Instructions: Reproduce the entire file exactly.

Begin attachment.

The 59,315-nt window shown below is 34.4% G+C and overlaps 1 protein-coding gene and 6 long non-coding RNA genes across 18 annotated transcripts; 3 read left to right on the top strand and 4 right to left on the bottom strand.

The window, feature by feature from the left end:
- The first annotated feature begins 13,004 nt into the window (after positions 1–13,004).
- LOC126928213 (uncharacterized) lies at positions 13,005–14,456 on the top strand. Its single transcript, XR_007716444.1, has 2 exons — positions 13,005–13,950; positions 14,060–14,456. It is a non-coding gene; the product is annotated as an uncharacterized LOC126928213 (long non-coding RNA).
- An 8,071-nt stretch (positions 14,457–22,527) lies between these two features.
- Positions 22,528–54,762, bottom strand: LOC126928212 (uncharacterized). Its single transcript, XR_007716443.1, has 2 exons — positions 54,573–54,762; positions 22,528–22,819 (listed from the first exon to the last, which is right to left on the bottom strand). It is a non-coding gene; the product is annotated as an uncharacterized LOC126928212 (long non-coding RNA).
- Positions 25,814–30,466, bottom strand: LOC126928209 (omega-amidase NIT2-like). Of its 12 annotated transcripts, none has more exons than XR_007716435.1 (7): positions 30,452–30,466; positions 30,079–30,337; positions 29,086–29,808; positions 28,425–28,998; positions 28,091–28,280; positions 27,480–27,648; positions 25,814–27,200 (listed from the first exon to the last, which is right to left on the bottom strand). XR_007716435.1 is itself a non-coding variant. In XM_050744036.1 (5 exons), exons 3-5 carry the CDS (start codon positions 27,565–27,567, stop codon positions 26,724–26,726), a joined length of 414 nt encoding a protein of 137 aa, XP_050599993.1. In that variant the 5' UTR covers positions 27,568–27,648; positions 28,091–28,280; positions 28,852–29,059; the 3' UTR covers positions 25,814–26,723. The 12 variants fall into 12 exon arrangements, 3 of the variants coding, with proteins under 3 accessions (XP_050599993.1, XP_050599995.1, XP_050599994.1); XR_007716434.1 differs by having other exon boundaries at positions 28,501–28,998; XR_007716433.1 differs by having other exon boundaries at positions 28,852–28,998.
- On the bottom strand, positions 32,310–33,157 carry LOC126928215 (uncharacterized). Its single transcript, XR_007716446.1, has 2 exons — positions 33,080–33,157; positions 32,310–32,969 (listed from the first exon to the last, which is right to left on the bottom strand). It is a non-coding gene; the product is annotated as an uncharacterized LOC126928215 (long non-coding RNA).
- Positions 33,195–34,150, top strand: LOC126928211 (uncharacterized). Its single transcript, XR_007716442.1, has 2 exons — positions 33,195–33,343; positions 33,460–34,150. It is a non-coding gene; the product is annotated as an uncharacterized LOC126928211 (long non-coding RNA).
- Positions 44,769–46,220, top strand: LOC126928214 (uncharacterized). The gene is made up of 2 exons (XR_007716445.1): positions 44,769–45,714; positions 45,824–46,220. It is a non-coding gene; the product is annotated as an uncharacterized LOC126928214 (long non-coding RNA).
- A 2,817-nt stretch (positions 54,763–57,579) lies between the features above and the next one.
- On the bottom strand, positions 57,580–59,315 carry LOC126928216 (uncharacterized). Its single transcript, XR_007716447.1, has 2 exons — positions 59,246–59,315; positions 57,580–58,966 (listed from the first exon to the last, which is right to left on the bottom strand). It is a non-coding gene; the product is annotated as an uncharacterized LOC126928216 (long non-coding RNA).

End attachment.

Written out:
The 59,315-nt window shown below is 34.4% G+C and overlaps 1 protein-coding gene and 6 long non-coding RNA genes across 18 annotated transcripts; 3 read left to right on the top strand and 4 right to left on the bottom strand.

The window, feature by feature from the left end:
- The first annotated feature begins 13,004 nt into the window (after positions 1–13,004).
- LOC126928213 (uncharacterized) lies at positions 13,005–14,456 on the top strand. Its single transcript, XR_007716444.1, has 2 exons — positions 13,005–13,950; positions 14,060–14,456. It is a non-coding gene; the product is annotated as an uncharacterized LOC126928213 (long non-coding RNA).
- An 8,071-nt stretch (positions 14,457–22,527) lies between these two features.
- Positions 22,528–54,762, bottom strand: LOC126928212 (uncharacterized). Its single transcript, XR_007716443.1, has 2 exons — positions 54,573–54,762; positions 22,528–22,819 (listed from the first exon to the last, which is right to left on the bottom strand). It is a non-coding gene; the product is annotated as an uncharacterized LOC126928212 (long non-coding RNA).
- Positions 25,814–30,466, bottom strand: LOC126928209 (omega-amidase NIT2-like). Of its 12 annotated transcripts, none has more exons than XR_007716435.1 (7): positions 30,452–30,466; positions 30,079–30,337; positions 29,086–29,808; positions 28,425–28,998; positions 28,091–28,280; positions 27,480–27,648; positions 25,814–27,200 (listed from the first exon to the last, which is right to left on the bottom strand). XR_007716435.1 is itself a non-coding variant. In XM_050744036.1 (5 exons), exons 3-5 carry the CDS (start codon positions 27,565–27,567, stop codon positions 26,724–26,726), a joined length of 414 nt encoding a protein of 137 aa, XP_050599993.1. In that variant the 5' UTR covers positions 27,568–27,648; positions 28,091–28,280; positions 28,852–29,059; the 3' UTR covers positions 25,814–26,723. The 12 variants fall into 12 exon arrangements, 3 of the variants coding, with proteins under 3 accessions (XP_050599993.1, XP_050599995.1, XP_050599994.1); XR_007716434.1 differs by having other exon boundaries at positions 28,501–28,998; XR_007716433.1 differs by having other exon boundaries at positions 28,852–28,998.
- On the bottom strand, positions 32,310–33,157 carry LOC126928215 (uncharacterized). Its single transcript, XR_007716446.1, has 2 exons — positions 33,080–33,157; positions 32,310–32,969 (listed from the first exon to the last, which is right to left on the bottom strand). It is a non-coding gene; the product is annotated as an uncharacterized LOC126928215 (long non-coding RNA).
- Positions 33,195–34,150, top strand: LOC126928211 (uncharacterized). Its single transcript, XR_007716442.1, has 2 exons — positions 33,195–33,343; positions 33,460–34,150. It is a non-coding gene; the product is annotated as an uncharacterized LOC126928211 (long non-coding RNA).
- Positions 44,769–46,220, top strand: LOC126928214 (uncharacterized). The gene is made up of 2 exons (XR_007716445.1): positions 44,769–45,714; positions 45,824–46,220. It is a non-coding gene; the product is annotated as an uncharacterized LOC126928214 (long non-coding RNA).
- A 2,817-nt stretch (positions 54,763–57,579) lies between the features above and the next one.
- On the bottom strand, positions 57,580–59,315 carry LOC126928216 (uncharacterized). Its single transcript, XR_007716447.1, has 2 exons — positions 59,246–59,315; positions 57,580–58,966 (listed from the first exon to the last, which is right to left on the bottom strand). It is a non-coding gene; the product is annotated as an uncharacterized LOC126928216 (long non-coding RNA).